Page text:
Tulane football coach Curtis Johnson used to believe every freshman recruit should receive a redshirt. A young running back he signed at San Diego State changed his mind.
“The dumbest thing we ever did, we didn’t start Marshall Faulk his first two games as a freshman,” Johnson said Wednesday at Tulane Media Day. “If we start him the first two games, we probably would have been in a bowl game and maybe a national champion.”
Faulk rushed for 386 yards and seven touchdowns in the first game he saw action, kick-starting a three-year college career in which the New Orleans native piled up 5,562 all-purpose yards and twice finished as a Heisman Trophy finalist.
Johnson probably won’t have a player like that on his first Tulane roster, but he said the experience with Faulk in 1991 helped him develop an indifference regarding redshirts.
That could serve him well as he breaks in a talented, mostly homegrown batch of youngsters whose ability to contribute early could determine Tulane’s success this season.
How many true freshmen will play?
“Probably all of them,” Johnson said. “We need them all.”
Defensive backs Darion Monroe and Jordan Batiste are two of the newcomers already making waves. Perhaps the most decorated pair of prospects in Johnson’s first recruiting class could be starters in the Tulane secondary.
Also, Johnson said freshman quarterback Devin Powell will likely start the season as senior Ryan Griffin’s backup.
“The thing about the freshman class is that they are skilled,” Johnson said. “I think those DBs are something else, now. They can run. If you look at their numbers, this reminds me a little bit of what we did when I was at the University of Miami with guys like Santana Moss and Reggie Wayne as freshmen.”
Before helping Sean Payton win a Super Bowl as the Saints wide receivers coach, Johnson made his name in the college football ranks as an ace recruiter, bringing the likes of Wayne and Ed Reed to Miami after luring Faulk to San Diego State.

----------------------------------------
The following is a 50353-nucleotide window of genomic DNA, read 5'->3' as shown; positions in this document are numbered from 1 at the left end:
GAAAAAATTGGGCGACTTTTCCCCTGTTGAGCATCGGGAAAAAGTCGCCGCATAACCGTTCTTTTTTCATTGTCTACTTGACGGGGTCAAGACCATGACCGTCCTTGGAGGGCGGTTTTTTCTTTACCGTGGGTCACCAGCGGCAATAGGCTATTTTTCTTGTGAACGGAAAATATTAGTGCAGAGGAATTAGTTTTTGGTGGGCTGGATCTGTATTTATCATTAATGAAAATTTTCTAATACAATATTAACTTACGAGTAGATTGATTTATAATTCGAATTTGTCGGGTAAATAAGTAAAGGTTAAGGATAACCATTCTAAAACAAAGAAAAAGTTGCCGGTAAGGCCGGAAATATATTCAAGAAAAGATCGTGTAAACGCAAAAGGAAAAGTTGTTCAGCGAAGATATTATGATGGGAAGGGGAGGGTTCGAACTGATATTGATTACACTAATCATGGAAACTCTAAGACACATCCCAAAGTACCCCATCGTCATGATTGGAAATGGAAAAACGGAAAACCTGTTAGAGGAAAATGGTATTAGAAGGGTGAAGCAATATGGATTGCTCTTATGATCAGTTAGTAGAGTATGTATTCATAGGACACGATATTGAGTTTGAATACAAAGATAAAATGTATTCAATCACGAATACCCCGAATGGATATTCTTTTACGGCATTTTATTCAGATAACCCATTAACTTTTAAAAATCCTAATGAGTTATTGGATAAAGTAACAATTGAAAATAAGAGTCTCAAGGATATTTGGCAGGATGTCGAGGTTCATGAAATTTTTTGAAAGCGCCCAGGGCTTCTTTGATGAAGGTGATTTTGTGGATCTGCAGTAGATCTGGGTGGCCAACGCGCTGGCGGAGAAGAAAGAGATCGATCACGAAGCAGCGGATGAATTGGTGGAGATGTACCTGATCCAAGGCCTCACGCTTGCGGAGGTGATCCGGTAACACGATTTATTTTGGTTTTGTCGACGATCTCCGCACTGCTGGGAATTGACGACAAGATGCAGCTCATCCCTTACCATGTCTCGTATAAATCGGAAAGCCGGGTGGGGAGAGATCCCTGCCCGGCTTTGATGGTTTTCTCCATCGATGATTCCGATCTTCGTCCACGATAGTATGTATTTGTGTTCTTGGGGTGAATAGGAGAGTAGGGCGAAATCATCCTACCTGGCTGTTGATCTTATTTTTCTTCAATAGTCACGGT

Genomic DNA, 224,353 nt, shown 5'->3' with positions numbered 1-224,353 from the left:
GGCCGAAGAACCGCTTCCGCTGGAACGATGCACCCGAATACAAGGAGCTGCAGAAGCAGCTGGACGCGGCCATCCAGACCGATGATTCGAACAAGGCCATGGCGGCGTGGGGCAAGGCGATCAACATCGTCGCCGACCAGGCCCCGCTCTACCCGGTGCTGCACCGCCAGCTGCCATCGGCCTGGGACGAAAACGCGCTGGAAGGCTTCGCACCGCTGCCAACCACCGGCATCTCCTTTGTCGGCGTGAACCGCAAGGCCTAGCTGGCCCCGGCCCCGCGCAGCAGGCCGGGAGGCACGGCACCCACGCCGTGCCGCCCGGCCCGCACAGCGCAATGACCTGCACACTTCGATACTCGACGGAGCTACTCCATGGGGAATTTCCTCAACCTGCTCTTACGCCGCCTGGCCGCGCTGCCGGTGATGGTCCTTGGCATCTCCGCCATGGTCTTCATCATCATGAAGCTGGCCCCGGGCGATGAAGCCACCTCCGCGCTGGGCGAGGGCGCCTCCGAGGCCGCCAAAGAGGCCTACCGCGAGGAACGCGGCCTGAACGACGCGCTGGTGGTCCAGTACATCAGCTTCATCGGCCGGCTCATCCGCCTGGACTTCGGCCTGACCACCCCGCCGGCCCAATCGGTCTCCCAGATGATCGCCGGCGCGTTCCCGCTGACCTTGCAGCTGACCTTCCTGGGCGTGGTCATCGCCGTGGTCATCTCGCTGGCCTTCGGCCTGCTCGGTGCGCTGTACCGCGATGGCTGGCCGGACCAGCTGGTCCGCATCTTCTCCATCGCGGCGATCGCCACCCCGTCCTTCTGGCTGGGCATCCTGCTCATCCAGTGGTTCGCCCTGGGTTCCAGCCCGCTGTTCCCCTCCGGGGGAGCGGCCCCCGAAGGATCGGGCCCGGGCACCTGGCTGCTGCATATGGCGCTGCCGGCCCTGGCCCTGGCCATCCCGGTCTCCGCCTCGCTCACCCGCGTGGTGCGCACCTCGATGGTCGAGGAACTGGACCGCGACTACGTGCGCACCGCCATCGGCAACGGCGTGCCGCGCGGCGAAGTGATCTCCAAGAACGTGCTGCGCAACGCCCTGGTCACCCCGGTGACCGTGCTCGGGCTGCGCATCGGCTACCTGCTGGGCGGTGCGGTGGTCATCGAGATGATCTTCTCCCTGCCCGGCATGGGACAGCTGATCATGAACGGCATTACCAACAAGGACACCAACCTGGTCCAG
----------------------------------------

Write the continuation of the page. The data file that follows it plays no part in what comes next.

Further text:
He has already had similar success at Tulane — especially in the New Orleans area.
Johnson and his staff have 17 commitments for the 2013 recruiting class. Twelve of them could reach St. Charles Avenue in 40 minutes or less.
Four of the early pledges carry a three-star rating.
“I tell them every day when I’m out recruiting, ‘I’m going to go out and get better players next year,’” Johnson said. “The next year, I’m going to get better players than then. The next year, I’m going to get better players than then. That’s what LSU did. That’s how they built their program. They just kept getting better and better players.”
Someone asked Johnson how long it would take before the LSUs of the world would have to worry about Tulane as a recruiting rival.
“Right now,” Johnson said. “They’ve got some battles going on right now.”
Johnson said he can sell recruits on the idea of helping accomplish something special at a school with rich history but little in the way of recent success.
But Johnson’s excitement isn’t limited to what Tulane may become. He also likes what the Green Wave may already be.
He said he and his staff are dedicated to coaching up the veterans they inherited from the Bob Toledo era and getting the youngsters ready for primetime. He isn’t concerned about being picked to finish last in the West Division of the Conference USA preseason poll.
“All it is, is a prediction,” Johnson said. “I predicted sunshine and blue skies all day today, and we got a monsoon.”